Updated: Aug 20, 2020
Steve Lee is a tour guide in Glastonbury, Somerset, England. He is a great fan of myths and legends and has a very romantic idea of their place in people’s lives. He reminisces with me on how myths where shared by our forefathers around camp fires, where the shamans would look at the stars and tell the villagers and scribes their visions. This would have been through the time of the Celts and Druids… until the Romans came on the scene. What they wrote down may have lost some of its essence in translation.
“To me, there is a thread of truth in everything, through myth.”
Steve tells me that the threads of truth in Glastonbury – the stories that have stayed alive – are stories such as of Joseph of Arimathea (Great Uncle of Christ) and King Arthur. Stories are even told of St Bridget, the first all-female Celtic Christian settlement in England that lasted through to the Roman Catholic reign and its inevitable downfall through the time of King Henry the VIII. Even today we have the Glastonbury Festival, which is in a way a temple to music via its pyramid stage.
It’s how all these Glastonbury myths and legends come together that makes Glastonbury so magical; there’s a thread that has fascinated mystics and scholars throughout the ages. This is a spiritual thread of truth that is found nowhere else but Glastonbury. Some are aware of it and some can feel it but can’t understand it, so they keep coming back trying to work it out.
“When you come to Glastonbury, you are bringing something with you, but you are taking much more away.”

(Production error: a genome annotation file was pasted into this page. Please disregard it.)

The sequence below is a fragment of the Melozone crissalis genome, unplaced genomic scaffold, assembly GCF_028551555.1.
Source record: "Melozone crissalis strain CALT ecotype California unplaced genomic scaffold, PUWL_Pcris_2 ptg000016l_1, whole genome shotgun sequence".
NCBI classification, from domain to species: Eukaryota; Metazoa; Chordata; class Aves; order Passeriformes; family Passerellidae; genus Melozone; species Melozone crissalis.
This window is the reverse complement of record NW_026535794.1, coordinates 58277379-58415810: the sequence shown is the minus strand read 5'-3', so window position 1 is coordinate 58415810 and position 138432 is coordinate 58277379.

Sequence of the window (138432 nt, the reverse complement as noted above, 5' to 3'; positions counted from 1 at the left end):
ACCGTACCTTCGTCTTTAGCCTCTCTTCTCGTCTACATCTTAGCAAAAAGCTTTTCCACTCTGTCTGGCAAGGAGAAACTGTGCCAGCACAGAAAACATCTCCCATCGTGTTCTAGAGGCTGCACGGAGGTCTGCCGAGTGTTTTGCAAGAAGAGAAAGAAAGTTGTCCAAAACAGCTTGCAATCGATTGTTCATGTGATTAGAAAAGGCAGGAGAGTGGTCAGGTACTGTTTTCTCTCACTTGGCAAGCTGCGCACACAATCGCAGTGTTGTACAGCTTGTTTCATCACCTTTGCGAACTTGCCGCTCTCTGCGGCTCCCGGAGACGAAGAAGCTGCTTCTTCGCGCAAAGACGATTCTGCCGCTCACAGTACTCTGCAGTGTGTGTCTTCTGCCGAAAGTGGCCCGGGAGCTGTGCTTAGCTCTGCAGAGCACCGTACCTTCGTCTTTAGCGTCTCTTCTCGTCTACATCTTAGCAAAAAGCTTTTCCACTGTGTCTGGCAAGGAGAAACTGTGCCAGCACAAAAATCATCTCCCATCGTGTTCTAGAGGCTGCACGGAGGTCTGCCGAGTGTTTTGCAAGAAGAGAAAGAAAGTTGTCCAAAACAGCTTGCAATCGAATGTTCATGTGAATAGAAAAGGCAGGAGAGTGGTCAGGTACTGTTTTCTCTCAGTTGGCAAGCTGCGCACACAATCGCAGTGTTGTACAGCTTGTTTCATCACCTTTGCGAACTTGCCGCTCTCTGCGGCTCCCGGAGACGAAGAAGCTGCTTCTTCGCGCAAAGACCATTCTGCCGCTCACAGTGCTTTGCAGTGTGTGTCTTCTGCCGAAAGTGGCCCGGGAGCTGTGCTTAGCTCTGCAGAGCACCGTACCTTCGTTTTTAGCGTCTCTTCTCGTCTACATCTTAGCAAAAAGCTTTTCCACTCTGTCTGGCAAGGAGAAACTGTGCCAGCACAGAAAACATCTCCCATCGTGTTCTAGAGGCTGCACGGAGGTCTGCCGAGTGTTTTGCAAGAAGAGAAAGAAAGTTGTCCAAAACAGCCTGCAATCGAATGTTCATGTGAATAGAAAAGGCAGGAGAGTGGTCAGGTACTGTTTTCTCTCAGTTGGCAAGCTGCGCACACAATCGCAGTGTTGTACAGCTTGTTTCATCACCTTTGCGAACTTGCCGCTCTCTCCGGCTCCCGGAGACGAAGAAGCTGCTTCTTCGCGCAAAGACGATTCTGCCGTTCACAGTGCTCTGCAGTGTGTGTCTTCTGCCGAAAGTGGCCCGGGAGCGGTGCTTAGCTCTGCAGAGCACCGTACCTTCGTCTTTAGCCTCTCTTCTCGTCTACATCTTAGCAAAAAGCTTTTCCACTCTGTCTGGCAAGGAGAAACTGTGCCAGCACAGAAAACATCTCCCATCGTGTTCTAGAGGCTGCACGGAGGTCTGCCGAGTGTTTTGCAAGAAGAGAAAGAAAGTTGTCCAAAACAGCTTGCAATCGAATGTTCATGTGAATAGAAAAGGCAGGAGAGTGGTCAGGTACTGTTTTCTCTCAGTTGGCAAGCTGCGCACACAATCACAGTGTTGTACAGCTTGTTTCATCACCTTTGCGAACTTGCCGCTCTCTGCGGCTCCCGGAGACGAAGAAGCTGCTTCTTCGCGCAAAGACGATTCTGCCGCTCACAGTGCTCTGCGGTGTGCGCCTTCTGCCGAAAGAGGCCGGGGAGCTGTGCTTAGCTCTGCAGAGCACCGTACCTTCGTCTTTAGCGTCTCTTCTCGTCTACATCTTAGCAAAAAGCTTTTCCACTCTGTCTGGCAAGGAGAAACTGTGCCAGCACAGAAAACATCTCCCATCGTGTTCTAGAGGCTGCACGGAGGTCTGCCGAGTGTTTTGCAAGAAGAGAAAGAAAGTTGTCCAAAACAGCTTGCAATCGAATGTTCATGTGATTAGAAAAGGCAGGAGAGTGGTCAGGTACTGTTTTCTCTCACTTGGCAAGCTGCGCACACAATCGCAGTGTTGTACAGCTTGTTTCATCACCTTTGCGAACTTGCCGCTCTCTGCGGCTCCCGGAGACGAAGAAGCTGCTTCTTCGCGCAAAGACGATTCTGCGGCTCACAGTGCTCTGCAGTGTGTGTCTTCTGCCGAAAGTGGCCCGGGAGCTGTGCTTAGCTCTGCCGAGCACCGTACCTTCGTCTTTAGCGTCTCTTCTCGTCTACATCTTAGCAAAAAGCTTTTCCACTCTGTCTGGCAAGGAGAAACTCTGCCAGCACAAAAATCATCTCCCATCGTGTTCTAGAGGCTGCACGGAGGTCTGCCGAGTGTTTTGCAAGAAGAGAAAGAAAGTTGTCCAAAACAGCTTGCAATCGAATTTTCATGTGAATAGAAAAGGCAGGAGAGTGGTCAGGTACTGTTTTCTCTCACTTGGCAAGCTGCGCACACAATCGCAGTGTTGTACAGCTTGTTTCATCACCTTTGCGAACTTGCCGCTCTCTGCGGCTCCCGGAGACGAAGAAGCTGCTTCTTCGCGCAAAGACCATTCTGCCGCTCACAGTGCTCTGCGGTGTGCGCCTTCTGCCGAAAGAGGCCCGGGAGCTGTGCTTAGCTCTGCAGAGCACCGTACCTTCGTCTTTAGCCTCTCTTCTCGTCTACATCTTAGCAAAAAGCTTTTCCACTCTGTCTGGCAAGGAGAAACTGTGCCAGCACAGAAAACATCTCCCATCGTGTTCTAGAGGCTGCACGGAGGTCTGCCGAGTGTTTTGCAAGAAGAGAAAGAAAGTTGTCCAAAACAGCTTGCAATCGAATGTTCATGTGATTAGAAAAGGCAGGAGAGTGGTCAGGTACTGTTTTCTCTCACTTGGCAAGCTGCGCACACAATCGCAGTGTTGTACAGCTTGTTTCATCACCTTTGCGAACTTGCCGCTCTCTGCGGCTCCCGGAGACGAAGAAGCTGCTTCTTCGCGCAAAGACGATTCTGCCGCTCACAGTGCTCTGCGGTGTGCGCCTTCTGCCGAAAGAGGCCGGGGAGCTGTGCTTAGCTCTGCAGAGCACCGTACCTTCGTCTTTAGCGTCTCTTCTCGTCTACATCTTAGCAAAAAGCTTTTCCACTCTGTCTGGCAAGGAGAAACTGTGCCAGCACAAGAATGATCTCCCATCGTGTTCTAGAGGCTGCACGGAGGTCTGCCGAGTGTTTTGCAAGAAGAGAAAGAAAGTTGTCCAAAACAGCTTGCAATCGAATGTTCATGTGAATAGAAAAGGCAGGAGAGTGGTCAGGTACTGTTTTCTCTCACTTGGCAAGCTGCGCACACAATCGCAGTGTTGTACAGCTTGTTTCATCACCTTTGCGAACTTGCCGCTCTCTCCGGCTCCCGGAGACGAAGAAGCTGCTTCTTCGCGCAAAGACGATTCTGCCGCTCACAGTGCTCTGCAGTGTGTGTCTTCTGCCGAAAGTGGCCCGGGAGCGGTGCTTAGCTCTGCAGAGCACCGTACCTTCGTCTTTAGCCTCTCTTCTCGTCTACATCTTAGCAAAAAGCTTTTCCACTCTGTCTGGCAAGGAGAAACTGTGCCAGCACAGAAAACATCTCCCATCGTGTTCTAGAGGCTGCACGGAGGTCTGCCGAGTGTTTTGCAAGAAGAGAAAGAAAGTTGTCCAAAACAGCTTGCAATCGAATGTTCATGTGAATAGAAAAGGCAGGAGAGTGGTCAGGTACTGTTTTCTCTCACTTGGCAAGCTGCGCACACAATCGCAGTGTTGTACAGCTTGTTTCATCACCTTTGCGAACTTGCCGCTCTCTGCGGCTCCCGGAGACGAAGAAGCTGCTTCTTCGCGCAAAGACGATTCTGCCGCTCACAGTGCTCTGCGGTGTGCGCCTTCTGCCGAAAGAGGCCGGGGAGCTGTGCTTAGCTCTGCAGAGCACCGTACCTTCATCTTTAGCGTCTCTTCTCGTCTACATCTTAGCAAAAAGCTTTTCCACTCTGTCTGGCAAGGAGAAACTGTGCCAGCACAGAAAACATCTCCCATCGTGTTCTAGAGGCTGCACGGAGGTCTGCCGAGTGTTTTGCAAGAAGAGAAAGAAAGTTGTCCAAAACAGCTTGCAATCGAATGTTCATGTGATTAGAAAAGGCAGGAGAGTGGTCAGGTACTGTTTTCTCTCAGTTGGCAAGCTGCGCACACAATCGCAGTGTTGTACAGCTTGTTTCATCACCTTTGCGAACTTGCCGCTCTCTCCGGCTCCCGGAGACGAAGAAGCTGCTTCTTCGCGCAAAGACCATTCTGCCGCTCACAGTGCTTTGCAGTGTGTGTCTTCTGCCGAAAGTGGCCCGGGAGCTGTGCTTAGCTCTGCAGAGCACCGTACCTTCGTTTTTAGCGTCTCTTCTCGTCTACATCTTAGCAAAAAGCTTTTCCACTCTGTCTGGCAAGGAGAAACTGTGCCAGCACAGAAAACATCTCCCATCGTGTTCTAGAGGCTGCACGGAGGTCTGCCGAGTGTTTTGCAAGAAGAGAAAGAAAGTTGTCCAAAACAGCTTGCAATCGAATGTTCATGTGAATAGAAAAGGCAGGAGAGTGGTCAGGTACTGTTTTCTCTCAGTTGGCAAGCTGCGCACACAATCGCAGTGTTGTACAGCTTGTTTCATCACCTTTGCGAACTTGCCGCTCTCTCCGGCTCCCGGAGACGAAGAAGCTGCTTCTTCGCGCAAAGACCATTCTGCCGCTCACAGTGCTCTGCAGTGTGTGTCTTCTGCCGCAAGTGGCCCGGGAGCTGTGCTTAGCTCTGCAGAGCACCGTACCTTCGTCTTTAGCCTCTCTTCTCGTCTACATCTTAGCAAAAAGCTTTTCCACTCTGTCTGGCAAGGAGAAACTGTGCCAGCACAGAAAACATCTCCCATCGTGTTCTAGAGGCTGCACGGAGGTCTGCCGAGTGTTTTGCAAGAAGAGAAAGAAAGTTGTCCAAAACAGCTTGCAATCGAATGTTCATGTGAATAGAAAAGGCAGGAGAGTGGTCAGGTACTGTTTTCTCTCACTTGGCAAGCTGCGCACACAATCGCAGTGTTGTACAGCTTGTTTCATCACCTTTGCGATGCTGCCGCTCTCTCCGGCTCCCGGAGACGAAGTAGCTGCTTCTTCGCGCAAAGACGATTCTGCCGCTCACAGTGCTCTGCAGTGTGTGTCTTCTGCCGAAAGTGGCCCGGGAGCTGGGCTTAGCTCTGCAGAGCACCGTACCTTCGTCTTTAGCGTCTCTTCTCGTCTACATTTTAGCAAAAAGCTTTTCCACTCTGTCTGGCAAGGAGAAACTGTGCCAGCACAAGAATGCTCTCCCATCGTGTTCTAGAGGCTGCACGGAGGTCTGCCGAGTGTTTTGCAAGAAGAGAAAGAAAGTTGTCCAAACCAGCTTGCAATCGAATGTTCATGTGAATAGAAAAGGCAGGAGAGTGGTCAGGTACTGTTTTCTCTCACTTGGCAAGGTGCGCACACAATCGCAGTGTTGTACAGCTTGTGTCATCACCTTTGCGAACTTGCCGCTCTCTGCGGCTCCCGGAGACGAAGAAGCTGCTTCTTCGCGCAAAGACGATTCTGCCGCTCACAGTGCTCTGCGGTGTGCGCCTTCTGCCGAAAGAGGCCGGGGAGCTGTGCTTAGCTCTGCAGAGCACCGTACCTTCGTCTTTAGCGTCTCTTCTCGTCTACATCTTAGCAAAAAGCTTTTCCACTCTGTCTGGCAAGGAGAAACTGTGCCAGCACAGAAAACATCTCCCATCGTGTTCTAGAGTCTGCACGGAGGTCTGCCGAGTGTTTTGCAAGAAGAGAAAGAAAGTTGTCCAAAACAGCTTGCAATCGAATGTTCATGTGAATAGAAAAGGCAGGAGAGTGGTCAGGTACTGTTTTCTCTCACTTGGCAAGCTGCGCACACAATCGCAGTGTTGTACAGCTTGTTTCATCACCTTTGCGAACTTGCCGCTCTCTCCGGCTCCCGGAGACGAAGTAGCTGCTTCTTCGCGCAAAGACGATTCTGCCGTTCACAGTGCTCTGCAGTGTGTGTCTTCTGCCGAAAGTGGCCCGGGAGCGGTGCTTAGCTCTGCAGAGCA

Steve’s personal favourite story is the story of the Glastonbury Sapphire. This is the story of an alter that St David of Wales donated to Glastonbury Abbey in the early medieval times. The main part of its decoration was a very stunning sapphire gem which is believed to be one of the three gifts St David was given on his pilgrimage to Jerusalem. When the Abbey was destroyed in 1539, ordered by King Henry VII, this alter and the sapphire disappeared. However, it is believed that the mystery of the missing sapphire links us all the way to the modern monarchy.
Steve believes that the conscious history of Glastonbury is ever-present and that you can walk into it when you visit Glastonbury – you can feel it and be inspired by it at any time. For instance, when you visit the Abbey, the sense of peace is over whelming and timeless. You could be in the time of knights and ladies, standing with the ancient Celtic Christians, or find yourself again in the modern day. I would agree with him, as I’m sure many residents and visitors would too. Glastonbury is known for its transformational spirit. It isn’t something you can pin down as it’s extremely personal, but for many it is ‘life changing’.
Steve says we should all become ‘historical esoteric journalists’ and go into our home towns and search for the stories of the place. We ought to find out where they come from and what they mean. This will help people to get in touch with where they have chosen to live. There are many stories available to you in the strangest places, such as Atherstone in the West Midlands, which means Arthur’s Stone. Why is King Arthur found there? Was it where he pulled the sword from the stone, or was that London as many believe? Maybe this story is symbolic and Arthur didn’t pull a sword from a stone at all? Maybe there was no King called Arthur? Maybe it was a symbolic myth? These things need to be investigated.
There is also great benefit to go on an ancestral journey or quest to look at your bloodline and ancestral line. This is a great way to get to know yourself – you can maybe even heal the past and, therefore, the present. So, place it not only the physical; you can also explore your emotional place.
“I think it’s really important to go out on quest and find your place, your route, and once you find it look what you can do with it. You can reconnect and heal it if it needs healing, or expand it and give it back to the world.”